The Hippo signaling pathway plays a key role in tissue homeostasis, tissue regeneration, and organ size regulation. Early studies showed that abnormal Hippo signaling contributes to tumorigenesis . Recently, mounting evidence has shown the important role of Hippo/YAP signaling in CNS homeostasis. Dysfunction of Hippo/YAP signaling contributes to negative proapoptotic and proinflammatory effects in CNS diseases . During cerebral ischemic injury, YAP deletion aggravates BBB and astrocyte damage. MST1, another important regulator of YAP in the Hippo pathways, is overactivated in a model of ICH, and knocking down MST1 mitigates inflammatory reactions and neuronal cell death . Recently, the functions of YAP signaling in astrocytes were evaluated. Abnormal reactive astrogliosis and microglial activation are observed in YAP knockout mice during cerebral development. Hence, astroglial YAP deletion leads to excessive activation of inflammatory pathways, which potentiates the proinflammatory effects of reactive astrogliosis [32, 63]. YAP has also been shown to play an important role in regulating cellular junctions. Inhibition of its transcriptional activity at the plasma membrane can disrupt cellular contacts . Yang et al. found that astrocytic Cx43 reduces the nuclear translocation of YAP in a hemoglobin mouse model . These studies suggest that the proinflammatory functions of astroglial Cx43 and Cx43Hcs may be associated with YAP signaling in ICH injury. Our results first showed that after ICH, YAP expression was more abundant in astrocytes than in neurons and microglia. Cx43 overexpression was accompanied by an increased level of phosphorylated YAP in cultured reactive astrocytes after hemin stimulation. In contrast, Gap19 decreased astroglial Cx43 levels, decreased the level of phosphorylated YAP, and significantly increased YAP nuclear translocation (Fig. 6). We speculated that the protective effects of Gap19 may be mainly associated with its ability to regulate the degradation of cytoplasmic Cx43, which triggers YAP nuclear translocation in cultured astrocytes. However, surprisingly, Cx43 overexpression did not reverse YAP nuclear translocation after Gap19 treatment. Coimmunoprecipitation and PLA revealed that Gap19 interrupts the physical association between Cx43 and YAP in the astrocytic cytoplasm. To our knowledge, this is the first investigation to explore the interaction between Cx43 and YAP following Gap19 treatment (Fig. 7). These data indicate that the functional changes in astrocytic Cx43 and Cx43Hcs may be associated with the Cx43-YAP interaction, which contributes to astrocyte activation and regulates the inflammatory response after ICH injury.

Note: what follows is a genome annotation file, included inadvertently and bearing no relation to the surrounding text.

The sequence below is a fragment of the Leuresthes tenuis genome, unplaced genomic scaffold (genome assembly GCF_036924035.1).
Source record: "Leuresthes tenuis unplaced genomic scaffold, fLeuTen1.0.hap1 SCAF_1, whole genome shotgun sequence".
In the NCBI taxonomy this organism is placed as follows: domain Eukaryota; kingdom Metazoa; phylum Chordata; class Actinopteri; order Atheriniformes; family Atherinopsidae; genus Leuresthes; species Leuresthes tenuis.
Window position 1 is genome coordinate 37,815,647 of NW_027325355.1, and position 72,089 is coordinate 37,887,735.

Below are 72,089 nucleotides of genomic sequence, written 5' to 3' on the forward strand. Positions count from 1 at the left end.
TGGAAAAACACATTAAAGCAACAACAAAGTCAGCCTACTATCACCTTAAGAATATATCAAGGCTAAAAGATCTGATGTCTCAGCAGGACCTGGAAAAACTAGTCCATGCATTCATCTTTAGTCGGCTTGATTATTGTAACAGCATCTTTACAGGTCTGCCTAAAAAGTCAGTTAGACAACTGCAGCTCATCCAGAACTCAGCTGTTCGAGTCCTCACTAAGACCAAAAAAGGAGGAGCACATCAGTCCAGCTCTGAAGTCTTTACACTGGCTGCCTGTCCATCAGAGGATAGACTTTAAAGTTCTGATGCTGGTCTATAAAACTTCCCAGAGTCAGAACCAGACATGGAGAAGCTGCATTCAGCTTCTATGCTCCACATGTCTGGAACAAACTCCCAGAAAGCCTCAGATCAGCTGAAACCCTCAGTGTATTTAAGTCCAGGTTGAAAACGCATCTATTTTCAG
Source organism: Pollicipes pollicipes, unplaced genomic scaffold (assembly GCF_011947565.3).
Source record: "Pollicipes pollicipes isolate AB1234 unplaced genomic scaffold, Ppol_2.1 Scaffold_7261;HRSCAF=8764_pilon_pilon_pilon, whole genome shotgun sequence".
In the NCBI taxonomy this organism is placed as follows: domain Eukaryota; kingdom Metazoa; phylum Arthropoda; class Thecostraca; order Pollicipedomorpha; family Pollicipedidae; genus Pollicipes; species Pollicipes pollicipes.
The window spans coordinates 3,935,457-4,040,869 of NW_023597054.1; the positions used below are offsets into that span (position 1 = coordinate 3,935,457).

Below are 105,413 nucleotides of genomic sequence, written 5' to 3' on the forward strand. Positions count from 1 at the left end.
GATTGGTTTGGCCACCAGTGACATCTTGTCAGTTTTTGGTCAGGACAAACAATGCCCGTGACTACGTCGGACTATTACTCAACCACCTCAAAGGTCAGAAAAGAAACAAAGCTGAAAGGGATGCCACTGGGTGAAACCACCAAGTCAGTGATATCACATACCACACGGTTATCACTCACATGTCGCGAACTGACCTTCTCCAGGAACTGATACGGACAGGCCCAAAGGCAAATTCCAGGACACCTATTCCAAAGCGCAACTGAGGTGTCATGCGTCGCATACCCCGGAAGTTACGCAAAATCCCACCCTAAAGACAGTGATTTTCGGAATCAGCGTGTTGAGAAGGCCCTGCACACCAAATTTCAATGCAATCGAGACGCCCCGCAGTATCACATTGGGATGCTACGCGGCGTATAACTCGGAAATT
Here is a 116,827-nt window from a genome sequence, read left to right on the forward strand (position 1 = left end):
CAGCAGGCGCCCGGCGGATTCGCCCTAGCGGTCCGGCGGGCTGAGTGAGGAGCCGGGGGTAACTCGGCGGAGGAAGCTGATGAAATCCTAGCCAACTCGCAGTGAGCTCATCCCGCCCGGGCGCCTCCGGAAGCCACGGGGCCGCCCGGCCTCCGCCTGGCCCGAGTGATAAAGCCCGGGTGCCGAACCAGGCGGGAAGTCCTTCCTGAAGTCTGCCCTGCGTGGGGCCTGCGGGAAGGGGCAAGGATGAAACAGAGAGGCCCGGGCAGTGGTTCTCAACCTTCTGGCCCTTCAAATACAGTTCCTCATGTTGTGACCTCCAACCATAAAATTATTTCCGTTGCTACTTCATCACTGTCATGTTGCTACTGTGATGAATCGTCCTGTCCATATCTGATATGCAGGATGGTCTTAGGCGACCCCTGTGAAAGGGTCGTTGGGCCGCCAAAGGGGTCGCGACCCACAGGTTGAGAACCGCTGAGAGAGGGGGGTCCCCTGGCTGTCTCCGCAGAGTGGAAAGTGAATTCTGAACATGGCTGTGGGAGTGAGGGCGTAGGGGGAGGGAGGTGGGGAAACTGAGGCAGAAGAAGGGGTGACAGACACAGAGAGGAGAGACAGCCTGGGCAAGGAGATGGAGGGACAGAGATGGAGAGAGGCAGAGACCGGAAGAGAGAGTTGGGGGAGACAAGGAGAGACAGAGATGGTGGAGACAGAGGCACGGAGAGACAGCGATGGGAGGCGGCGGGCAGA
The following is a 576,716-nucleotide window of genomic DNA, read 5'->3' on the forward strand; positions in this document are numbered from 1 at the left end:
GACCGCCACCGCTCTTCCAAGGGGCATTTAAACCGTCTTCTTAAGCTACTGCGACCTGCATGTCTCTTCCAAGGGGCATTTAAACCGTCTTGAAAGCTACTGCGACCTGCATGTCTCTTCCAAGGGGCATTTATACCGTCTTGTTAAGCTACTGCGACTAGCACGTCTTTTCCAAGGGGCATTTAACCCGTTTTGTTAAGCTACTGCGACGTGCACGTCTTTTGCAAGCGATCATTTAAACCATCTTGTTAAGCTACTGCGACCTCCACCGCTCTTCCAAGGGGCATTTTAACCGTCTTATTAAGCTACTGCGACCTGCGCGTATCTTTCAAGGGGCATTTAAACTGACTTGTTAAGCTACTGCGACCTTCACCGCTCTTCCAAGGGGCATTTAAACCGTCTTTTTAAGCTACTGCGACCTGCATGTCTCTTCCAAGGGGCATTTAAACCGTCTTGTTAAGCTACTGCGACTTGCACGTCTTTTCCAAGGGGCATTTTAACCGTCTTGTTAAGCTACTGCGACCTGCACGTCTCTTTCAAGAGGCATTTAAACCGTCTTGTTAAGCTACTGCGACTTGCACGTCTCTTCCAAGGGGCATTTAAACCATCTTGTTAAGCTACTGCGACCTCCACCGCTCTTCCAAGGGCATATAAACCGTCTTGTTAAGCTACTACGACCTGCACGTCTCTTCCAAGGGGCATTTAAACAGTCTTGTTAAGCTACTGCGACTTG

Recent evidence has shown that the transcriptional activity of SOCS family members, including SOCS1 and SOCS3, in astrocytes is regulated by YAP signaling . Multiple studies have confirmed that SOCS1 and SOCS3 overexpression inhibits the inflammatory TLR4-NFκB and JAK-STAT pathways in CNS diseases . In this study, following hemin stimulation, the expression of SOCS1 and SOCS3 in astrocytes was decreased, while the inflammatory TLR4-NFκB and JAK2-STAT3 pathways were activated. Gap19 reversed the downregulation of the two proteins in hemin-stimulated astrocytes. The inflammatory TLR4-NFκB and JAK2-STAT3 pathways were also inhibited by Gap19 treatment (Fig. 8). Finally, VP, a nuclear YAP activity inhibitor, not only reversed the anti-inflammatory effect in vitro but also almost completely blocked the protective effects of Gap19 in vivo after ICH injury (Figs. 8 and 9). Therefore, our results reveal that the protective effects of Gap19 in blocking Cx43Hcs may be associated with functional changes in the Cx43-YAP-SOCS axis in reactive astrocytes after ICH injury.